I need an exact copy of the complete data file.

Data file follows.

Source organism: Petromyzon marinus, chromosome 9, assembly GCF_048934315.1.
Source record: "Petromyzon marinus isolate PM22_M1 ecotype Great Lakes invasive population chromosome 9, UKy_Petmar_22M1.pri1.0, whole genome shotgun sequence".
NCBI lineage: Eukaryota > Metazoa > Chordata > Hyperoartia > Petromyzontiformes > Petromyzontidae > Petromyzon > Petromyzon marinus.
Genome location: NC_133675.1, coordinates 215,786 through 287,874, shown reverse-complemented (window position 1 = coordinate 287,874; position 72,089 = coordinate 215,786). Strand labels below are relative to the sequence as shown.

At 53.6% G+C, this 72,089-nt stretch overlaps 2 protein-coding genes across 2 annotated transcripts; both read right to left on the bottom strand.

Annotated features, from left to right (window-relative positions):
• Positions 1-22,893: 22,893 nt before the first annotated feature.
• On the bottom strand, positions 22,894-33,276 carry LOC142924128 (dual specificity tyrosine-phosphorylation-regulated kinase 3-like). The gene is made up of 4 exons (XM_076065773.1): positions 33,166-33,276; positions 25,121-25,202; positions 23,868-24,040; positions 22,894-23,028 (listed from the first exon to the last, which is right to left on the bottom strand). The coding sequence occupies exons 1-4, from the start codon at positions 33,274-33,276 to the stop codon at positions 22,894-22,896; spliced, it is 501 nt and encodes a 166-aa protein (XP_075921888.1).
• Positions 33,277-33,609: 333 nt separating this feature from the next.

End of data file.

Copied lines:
Source organism: Petromyzon marinus, chromosome 9, assembly GCF_048934315.1.
Source record: "Petromyzon marinus isolate PM22_M1 ecotype Great Lakes invasive population chromosome 9, UKy_Petmar_22M1.pri1.0, whole genome shotgun sequence".
NCBI lineage: Eukaryota > Metazoa > Chordata > Hyperoartia > Petromyzontiformes > Petromyzontidae > Petromyzon > Petromyzon marinus.
Genome location: NC_133675.1, coordinates 215,786 through 287,874, shown reverse-complemented (window position 1 = coordinate 287,874; position 72,089 = coordinate 215,786). Strand labels below are relative to the sequence as shown.

At 53.6% G+C, this 72,089-nt stretch overlaps 2 protein-coding genes across 2 annotated transcripts; both read right to left on the bottom strand.

Annotated features, from left to right (window-relative positions):
• Positions 1-22,893: 22,893 nt before the first annotated feature.
• On the bottom strand, positions 22,894-33,276 carry LOC142924128 (dual specificity tyrosine-phosphorylation-regulated kinase 3-like). The gene is made up of 4 exons (XM_076065773.1): positions 33,166-33,276; positions 25,121-25,202; positions 23,868-24,040; positions 22,894-23,028 (listed from the first exon to the last, which is right to left on the bottom strand). The coding sequence occupies exons 1-4, from the start codon at positions 33,274-33,276 to the stop codon at positions 22,894-22,896; spliced, it is 501 nt and encodes a 166-aa protein (XP_075921888.1).
• Positions 33,277-33,609: 333 nt separating this feature from the next.